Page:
Long-term changes in the average supernova's brightness may interfere with measurements of dark energy made by future missions like the proposed Supernova Acceleration Probe (SNAP) (Illustration: SNAP)
The average brightness of stellar explosions that astronomers rely on to measure dark energy - the mysterious force causing our universe to expand faster and faster - has actually changed over time, a new study reports. The authors say uncertainties in gauging the brightness might throw off future measurements of dark energy in unpredictable ways.
To measure the expansion of the universe and discern the effects of dark energy, scientists rely on explosions called type Ia supernovae, which are thought to signal the deaths of white dwarf stars.
These explosions can vary in brightness, but their brightness is correlated with how long they last. That means astronomers can theoretically distinguish between bursts that are bright but distant and those that are faint but close, allowing them to be used as 'standard candles' whose brightness can be used to estimate astronomical distances.
But even though researchers knew their brightness could vary, they assumed that the overall ratio of different 'wattages' remained constant over the history of the universe. Now, a new study led by Andrew Howell of the University of Toronto in Canada suggests that explosions in the early universe were brighter on average than those occurring today, casting doubt on their use as accurate distance gauges.
The team pored over data from the Supernova Legacy Survey and the Higher z Supernova Search. They found that brighter supernovae, which last longer than dimmer ones, were more common further back in time than they are today - a finding that may lend support to the notion that there are multiple ways to create the explosions.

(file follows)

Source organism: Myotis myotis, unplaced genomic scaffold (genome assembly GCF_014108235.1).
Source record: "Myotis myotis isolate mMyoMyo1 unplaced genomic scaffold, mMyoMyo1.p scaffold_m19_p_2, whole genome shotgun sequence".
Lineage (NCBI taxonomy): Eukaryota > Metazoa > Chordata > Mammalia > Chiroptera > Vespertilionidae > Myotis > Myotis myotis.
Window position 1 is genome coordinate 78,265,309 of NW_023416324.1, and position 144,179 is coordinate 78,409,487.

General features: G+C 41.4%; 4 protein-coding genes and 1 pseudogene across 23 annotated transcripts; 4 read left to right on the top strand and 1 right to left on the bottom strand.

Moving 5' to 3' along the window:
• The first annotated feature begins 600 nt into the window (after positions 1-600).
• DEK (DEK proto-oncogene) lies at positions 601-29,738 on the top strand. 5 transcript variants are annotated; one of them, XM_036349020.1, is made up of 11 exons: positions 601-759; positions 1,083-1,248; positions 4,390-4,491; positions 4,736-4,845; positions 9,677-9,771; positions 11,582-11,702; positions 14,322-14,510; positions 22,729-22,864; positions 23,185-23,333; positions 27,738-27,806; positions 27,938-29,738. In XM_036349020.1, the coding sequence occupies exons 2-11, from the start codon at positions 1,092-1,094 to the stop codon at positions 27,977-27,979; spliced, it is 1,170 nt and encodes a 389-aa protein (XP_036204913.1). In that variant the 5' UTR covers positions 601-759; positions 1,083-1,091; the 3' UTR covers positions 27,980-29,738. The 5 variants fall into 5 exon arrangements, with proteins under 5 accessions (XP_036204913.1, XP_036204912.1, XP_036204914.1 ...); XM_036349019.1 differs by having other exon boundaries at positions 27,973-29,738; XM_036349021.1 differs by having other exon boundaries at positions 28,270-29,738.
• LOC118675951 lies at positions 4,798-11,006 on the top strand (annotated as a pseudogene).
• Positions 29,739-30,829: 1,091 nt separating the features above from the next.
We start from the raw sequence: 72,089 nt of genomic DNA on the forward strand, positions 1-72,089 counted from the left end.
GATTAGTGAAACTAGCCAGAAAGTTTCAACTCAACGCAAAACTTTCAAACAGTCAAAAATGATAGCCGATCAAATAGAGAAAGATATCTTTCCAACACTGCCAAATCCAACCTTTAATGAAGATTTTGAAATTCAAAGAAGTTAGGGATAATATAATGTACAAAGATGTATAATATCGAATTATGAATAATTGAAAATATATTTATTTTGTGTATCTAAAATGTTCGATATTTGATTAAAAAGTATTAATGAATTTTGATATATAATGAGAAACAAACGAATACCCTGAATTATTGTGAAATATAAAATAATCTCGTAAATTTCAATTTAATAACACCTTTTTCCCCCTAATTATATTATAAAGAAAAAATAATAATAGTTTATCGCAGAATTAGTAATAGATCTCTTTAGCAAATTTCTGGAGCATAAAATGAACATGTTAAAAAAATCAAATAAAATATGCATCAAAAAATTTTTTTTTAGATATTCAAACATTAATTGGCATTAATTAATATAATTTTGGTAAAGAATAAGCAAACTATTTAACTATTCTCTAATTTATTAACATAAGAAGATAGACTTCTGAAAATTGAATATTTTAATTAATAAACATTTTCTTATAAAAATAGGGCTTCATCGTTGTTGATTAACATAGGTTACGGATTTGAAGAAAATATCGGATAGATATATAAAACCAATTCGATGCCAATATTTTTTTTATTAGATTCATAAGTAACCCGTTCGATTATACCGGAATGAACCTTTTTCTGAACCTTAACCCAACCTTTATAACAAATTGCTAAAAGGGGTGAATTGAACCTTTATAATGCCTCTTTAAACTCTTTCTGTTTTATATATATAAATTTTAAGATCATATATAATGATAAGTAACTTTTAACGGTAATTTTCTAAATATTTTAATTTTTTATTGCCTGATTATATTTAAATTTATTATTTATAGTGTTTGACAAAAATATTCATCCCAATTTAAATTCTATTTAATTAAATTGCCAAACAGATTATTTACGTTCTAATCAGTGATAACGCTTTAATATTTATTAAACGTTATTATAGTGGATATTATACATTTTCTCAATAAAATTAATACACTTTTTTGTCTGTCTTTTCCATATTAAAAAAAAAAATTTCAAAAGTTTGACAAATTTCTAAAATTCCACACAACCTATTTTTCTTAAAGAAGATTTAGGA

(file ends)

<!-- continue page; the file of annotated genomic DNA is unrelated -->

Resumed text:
The researchers calculate that supernovae were on average 12% brighter 8 billion years ago than they are now.
The effect is not large enough to prompt scientists to question the existence of dark energy. But it suggests that the corrections that have been used in the past to calculate a supernova's intrinsic brightness from its duration may limit the precision of future supernova surveys.
That could severely hinder cosmologists' understanding of dark energy, since high-precision observations are needed to find out whether the strength of dark energy has changed over time - a key to determining whether it is an unchanging property of space itself or a varying energy field.
Adam Riess of the Space Telescope Science Institute in Baltimore, Maryland, US, who led one of the two teams that independently discovered dark energy in 1998 using supernovae, says the shift in the average supernova brightness could affect dark energy measurements.
But only if the corrections that are already in use are not quite right. "We don't know that there are inaccuracies in the corrections," he told New Scientist. "The problem is if after the corrections there are still errors."
Howell says it is unclear whether precise enough corrections can be made. "If we are going to make the next leap to measuring changes in dark energy with time, it requires a correction to better than 2%," Howell told New Scientist. "We don't have enough supernovae discovered yet to be able to tell if that kind of precision is achievable."
Even if this produces errors, there are ways to combat them, Riess says. For example, with enough supernovae, one could do separate calculations using either the brighter supernovae or the dimmer ones. If the results agreed, then it would be safe to conclude that the corrections are working properly and the dark energy calculations are sound.
Alternative methods of measuring dark energy - such as looking at the large-scale distribution of galaxies in space - could also provide an independent test of supernovae studies.
Why the early universe had more of the brighter type 1a supernovae remains a mystery. But one clue comes from observations showing that the brighter ones seem to occur more often where stars are forming at a high rate - and stellar birthrates were higher in the early universe